An intriguing introduction to ancient cities in the Americas and the cultures that supported them.
Young readers will be amazed that a city named Cahokia thrived on the Mississippi River 500 years before Columbus arrived in the New World, a city with 3,000 structures and a great pyramid on a 200-acre plaza. Likewise, underneath modern-day Mexico City lie the ruins of Tenochtitlán, the ancient capital of the Aztec Empire. These cities, along with Cuzco (a 14th-century Incan city) and Copán (a jungle city of the Maya), are the focus of this clear and readable volume, in which Aveni discusses how the cities arose, flourished and fell, noting that “no civilization’s power lasts forever.” Small maps complement the discussion of each city, and a pronunciation guide helps with some (though not all) of the difficult names. The volume is not just about ancient cities, but also about lessons to be learned from them: “If we look closely enough, we can discover where they succeeded and why they failed. That’s the lesson of history.”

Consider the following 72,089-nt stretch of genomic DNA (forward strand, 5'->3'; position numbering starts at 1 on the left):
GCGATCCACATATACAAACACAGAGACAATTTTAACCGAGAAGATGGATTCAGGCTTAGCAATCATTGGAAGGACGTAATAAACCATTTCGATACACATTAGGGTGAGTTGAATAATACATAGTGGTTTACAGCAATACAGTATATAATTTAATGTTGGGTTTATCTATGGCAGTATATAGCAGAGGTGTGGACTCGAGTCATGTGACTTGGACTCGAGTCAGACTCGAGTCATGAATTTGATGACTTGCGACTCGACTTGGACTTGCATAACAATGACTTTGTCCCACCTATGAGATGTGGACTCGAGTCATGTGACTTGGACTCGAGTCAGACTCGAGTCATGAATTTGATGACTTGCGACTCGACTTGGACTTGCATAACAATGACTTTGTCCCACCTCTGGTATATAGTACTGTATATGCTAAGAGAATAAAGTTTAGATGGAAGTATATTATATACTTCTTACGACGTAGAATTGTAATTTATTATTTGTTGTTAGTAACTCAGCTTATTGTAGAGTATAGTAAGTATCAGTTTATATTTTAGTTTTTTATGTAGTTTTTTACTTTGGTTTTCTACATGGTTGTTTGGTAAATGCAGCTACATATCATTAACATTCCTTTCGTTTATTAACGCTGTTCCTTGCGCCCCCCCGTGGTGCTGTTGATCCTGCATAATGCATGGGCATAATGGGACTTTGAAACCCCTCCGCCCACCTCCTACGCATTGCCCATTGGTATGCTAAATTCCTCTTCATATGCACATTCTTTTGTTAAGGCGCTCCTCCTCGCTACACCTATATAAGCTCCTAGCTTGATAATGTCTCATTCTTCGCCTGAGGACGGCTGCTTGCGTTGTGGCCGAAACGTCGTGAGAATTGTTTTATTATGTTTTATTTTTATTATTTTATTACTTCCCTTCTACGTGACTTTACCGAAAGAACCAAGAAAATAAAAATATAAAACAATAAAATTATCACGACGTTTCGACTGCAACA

A solid treatment of a fascinating subject, introducing young readers to cities that rose and fell long before our time. (source notes) (Nonfiction. 10-14)